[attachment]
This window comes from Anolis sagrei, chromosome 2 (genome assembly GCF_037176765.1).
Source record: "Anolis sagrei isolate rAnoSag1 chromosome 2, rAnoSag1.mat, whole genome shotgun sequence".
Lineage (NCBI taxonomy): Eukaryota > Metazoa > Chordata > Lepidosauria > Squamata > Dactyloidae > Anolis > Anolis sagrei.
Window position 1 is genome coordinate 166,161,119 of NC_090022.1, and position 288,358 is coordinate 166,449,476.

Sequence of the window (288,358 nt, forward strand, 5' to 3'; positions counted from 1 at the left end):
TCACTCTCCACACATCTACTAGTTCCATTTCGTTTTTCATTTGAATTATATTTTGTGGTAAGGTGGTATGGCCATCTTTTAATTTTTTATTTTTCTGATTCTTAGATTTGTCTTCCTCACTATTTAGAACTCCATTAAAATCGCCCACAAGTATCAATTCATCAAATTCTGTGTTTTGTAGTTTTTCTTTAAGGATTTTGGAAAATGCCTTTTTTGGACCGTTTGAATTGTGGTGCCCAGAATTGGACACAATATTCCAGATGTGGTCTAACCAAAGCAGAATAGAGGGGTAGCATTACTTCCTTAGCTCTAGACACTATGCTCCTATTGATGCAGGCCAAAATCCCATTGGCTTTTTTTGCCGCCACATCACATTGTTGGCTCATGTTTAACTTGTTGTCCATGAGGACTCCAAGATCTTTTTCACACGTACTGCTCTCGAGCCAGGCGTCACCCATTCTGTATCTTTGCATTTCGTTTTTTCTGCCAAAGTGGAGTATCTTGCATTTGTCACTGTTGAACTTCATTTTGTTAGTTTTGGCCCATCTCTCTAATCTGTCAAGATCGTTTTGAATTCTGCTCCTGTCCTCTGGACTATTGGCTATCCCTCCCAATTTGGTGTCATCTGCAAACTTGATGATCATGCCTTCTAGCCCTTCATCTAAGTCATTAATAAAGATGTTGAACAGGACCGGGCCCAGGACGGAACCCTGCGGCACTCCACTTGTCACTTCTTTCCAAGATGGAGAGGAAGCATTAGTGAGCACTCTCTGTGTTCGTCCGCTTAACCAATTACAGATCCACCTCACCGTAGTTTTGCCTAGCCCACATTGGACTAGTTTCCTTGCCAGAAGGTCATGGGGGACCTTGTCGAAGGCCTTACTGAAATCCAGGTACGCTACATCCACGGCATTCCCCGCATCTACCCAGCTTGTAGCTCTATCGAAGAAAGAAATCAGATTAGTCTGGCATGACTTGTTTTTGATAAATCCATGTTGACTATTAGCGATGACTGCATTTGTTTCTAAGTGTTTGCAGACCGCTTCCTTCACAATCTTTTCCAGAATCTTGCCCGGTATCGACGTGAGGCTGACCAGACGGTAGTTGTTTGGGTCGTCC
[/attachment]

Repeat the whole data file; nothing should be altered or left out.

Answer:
This window comes from Anolis sagrei, chromosome 2 (genome assembly GCF_037176765.1).
Source record: "Anolis sagrei isolate rAnoSag1 chromosome 2, rAnoSag1.mat, whole genome shotgun sequence".
Lineage (NCBI taxonomy): Eukaryota > Metazoa > Chordata > Lepidosauria > Squamata > Dactyloidae > Anolis > Anolis sagrei.
Window position 1 is genome coordinate 166,161,119 of NC_090022.1, and position 288,358 is coordinate 166,449,476.

Sequence of the window (288,358 nt, forward strand, 5' to 3'; positions counted from 1 at the left end):
TCACTCTCCACACATCTACTAGTTCCATTTCGTTTTTCATTTGAATTATATTTTGTGGTAAGGTGGTATGGCCATCTTTTAATTTTTTATTTTTCTGATTCTTAGATTTGTCTTCCTCACTATTTAGAACTCCATTAAAATCGCCCACAAGTATCAATTCATCAAATTCTGTGTTTTGTAGTTTTTCTTTAAGGATTTTGGAAAATGCCTTTTTTGGACCGTTTGAATTGTGGTGCCCAGAATTGGACACAATATTCCAGATGTGGTCTAACCAAAGCAGAATAGAGGGGTAGCATTACTTCCTTAGCTCTAGACACTATGCTCCTATTGATGCAGGCCAAAATCCCATTGGCTTTTTTTGCCGCCACATCACATTGTTGGCTCATGTTTAACTTGTTGTCCATGAGGACTCCAAGATCTTTTTCACACGTACTGCTCTCGAGCCAGGCGTCACCCATTCTGTATCTTTGCATTTCGTTTTTTCTGCCAAAGTGGAGTATCTTGCATTTGTCACTGTTGAACTTCATTTTGTTAGTTTTGGCCCATCTCTCTAATCTGTCAAGATCGTTTTGAATTCTGCTCCTGTCCTCTGGACTATTGGCTATCCCTCCCAATTTGGTGTCATCTGCAAACTTGATGATCATGCCTTCTAGCCCTTCATCTAAGTCATTAATAAAGATGTTGAACAGGACCGGGCCCAGGACGGAACCCTGCGGCACTCCACTTGTCACTTCTTTCCAAGATGGAGAGGAAGCATTAGTGAGCACTCTCTGTGTTCGTCCGCTTAACCAATTACAGATCCACCTCACCGTAGTTTTGCCTAGCCCACATTGGACTAGTTTCCTTGCCAGAAGGTCATGGGGGACCTTGTCGAAGGCCTTACTGAAATCCAGGTACGCTACATCCACGGCATTCCCCGCATCTACCCAGCTTGTAGCTCTATCGAAGAAAGAAATCAGATTAGTCTGGCATGACTTGTTTTTGATAAATCCATGTTGACTATTAGCGATGACTGCATTTGTTTCTAAGTGTTTGCAGACCGCTTCCTTCACAATCTTTTCCAGAATCTTGCCCGGTATCGACGTGAGGCTGACCAGACGGTAGTTGTTTGGGTCGTCC